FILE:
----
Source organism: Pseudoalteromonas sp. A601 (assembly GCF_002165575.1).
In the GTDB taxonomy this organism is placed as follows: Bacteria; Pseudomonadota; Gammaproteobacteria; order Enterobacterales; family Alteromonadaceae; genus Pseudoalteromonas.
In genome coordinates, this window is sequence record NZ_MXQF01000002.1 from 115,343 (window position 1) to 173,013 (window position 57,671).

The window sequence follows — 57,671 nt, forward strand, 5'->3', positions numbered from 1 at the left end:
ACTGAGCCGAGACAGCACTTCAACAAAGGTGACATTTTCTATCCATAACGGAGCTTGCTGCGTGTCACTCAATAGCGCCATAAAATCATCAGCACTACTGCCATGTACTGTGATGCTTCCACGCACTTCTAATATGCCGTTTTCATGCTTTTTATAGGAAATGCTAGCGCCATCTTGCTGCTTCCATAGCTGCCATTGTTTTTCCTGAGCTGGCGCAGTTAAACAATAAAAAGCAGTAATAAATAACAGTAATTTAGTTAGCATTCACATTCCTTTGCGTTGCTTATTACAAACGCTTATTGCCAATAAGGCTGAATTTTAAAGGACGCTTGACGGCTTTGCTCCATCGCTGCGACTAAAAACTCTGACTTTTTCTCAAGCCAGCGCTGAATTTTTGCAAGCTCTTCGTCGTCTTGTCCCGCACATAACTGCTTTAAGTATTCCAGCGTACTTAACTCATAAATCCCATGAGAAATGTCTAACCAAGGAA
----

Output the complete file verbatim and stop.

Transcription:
Source organism: Pseudoalteromonas sp. A601 (assembly GCF_002165575.1).
In the GTDB taxonomy this organism is placed as follows: Bacteria; Pseudomonadota; Gammaproteobacteria; order Enterobacterales; family Alteromonadaceae; genus Pseudoalteromonas.
In genome coordinates, this window is sequence record NZ_MXQF01000002.1 from 115,343 (window position 1) to 173,013 (window position 57,671).

The window sequence follows — 57,671 nt, forward strand, 5'->3', positions numbered from 1 at the left end:
ACTGAGCCGAGACAGCACTTCAACAAAGGTGACATTTTCTATCCATAACGGAGCTTGCTGCGTGTCACTCAATAGCGCCATAAAATCATCAGCACTACTGCCATGTACTGTGATGCTTCCACGCACTTCTAATATGCCGTTTTCATGCTTTTTATAGGAAATGCTAGCGCCATCTTGCTGCTTCCATAGCTGCCATTGTTTTTCCTGAGCTGGCGCAGTTAAACAATAAAAAGCAGTAATAAATAACAGTAATTTAGTTAGCATTCACATTCCTTTGCGTTGCTTATTACAAACGCTTATTGCCAATAAGGCTGAATTTTAAAGGACGCTTGACGGCTTTGCTCCATCGCTGCGACTAAAAACTCTGACTTTTTCTCAAGCCAGCGCTGAATTTTTGCAAGCTCTTCGTCGTCTTGTCCCGCACATAACTGCTTTAAGTATTCCAGCGTACTTAACTCATAAATCCCATGAGAAATGTCTAACCAAGGAA